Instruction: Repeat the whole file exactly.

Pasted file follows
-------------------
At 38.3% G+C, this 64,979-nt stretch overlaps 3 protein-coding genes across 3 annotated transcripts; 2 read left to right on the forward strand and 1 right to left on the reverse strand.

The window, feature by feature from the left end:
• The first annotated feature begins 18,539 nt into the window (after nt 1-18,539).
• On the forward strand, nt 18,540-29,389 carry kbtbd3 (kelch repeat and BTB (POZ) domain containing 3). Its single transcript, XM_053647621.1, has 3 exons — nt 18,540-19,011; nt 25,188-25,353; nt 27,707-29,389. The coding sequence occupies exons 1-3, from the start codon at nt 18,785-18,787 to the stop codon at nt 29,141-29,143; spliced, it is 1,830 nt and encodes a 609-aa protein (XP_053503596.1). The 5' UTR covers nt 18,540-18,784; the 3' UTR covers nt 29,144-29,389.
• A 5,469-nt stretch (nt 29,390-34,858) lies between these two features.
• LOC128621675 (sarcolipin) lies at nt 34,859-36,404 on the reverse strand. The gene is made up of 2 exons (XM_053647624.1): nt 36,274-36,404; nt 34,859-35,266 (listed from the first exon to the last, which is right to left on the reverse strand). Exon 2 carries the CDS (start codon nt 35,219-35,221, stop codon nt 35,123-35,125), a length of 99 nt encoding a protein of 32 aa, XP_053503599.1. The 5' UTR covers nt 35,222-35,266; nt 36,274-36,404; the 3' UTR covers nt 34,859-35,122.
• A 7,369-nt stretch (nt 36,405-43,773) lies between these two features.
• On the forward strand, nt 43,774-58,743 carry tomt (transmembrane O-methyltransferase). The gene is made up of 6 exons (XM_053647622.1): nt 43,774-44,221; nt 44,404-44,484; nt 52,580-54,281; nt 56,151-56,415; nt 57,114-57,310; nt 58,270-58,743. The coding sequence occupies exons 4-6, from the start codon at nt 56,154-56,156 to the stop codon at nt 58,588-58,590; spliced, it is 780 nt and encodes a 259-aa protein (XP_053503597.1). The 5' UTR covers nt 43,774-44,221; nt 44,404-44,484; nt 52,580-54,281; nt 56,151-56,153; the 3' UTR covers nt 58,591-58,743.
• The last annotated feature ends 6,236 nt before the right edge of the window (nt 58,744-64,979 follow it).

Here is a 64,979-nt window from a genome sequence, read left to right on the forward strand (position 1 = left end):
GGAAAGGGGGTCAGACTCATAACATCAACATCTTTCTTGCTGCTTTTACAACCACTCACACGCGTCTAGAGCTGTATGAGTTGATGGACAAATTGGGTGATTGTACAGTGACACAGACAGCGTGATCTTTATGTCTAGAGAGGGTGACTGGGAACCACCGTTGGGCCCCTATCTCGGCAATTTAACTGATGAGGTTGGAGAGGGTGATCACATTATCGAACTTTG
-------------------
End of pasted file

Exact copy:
At 38.3% G+C, this 64,979-nt stretch overlaps 3 protein-coding genes across 3 annotated transcripts; 2 read left to right on the forward strand and 1 right to left on the reverse strand.

The window, feature by feature from the left end:
• The first annotated feature begins 18,539 nt into the window (after nt 1-18,539).
• On the forward strand, nt 18,540-29,389 carry kbtbd3 (kelch repeat and BTB (POZ) domain containing 3). Its single transcript, XM_053647621.1, has 3 exons — nt 18,540-19,011; nt 25,188-25,353; nt 27,707-29,389. The coding sequence occupies exons 1-3, from the start codon at nt 18,785-18,787 to the stop codon at nt 29,141-29,143; spliced, it is 1,830 nt and encodes a 609-aa protein (XP_053503596.1). The 5' UTR covers nt 18,540-18,784; the 3' UTR covers nt 29,144-29,389.
• A 5,469-nt stretch (nt 29,390-34,858) lies between these two features.
• LOC128621675 (sarcolipin) lies at nt 34,859-36,404 on the reverse strand. The gene is made up of 2 exons (XM_053647624.1): nt 36,274-36,404; nt 34,859-35,266 (listed from the first exon to the last, which is right to left on the reverse strand). Exon 2 carries the CDS (start codon nt 35,219-35,221, stop codon nt 35,123-35,125), a length of 99 nt encoding a protein of 32 aa, XP_053503599.1. The 5' UTR covers nt 35,222-35,266; nt 36,274-36,404; the 3' UTR covers nt 34,859-35,122.
• A 7,369-nt stretch (nt 36,405-43,773) lies between these two features.
• On the forward strand, nt 43,774-58,743 carry tomt (transmembrane O-methyltransferase). The gene is made up of 6 exons (XM_053647622.1): nt 43,774-44,221; nt 44,404-44,484; nt 52,580-54,281; nt 56,151-56,415; nt 57,114-57,310; nt 58,270-58,743. The coding sequence occupies exons 4-6, from the start codon at nt 56,154-56,156 to the stop codon at nt 58,588-58,590; spliced, it is 780 nt and encodes a 259-aa protein (XP_053503597.1). The 5' UTR covers nt 43,774-44,221; nt 44,404-44,484; nt 52,580-54,281; nt 56,151-56,153; the 3' UTR covers nt 58,591-58,743.
• The last annotated feature ends 6,236 nt before the right edge of the window (nt 58,744-64,979 follow it).

Here is a 64,979-nt window from a genome sequence, read left to right on the forward strand (position 1 = left end):
GGAAAGGGGGTCAGACTCATAACATCAACATCTTTCTTGCTGCTTTTACAACCACTCACACGCGTCTAGAGCTGTATGAGTTGATGGACAAATTGGGTGATTGTACAGTGACACAGACAGCGTGATCTTTATGTCTAGAGAGGGTGACTGGGAACCACCGTTGGGCCCCTATCTCGGCAATTTAACTGATGAGGTTGGAGAGGGTGATCACATTATCGAACTTTG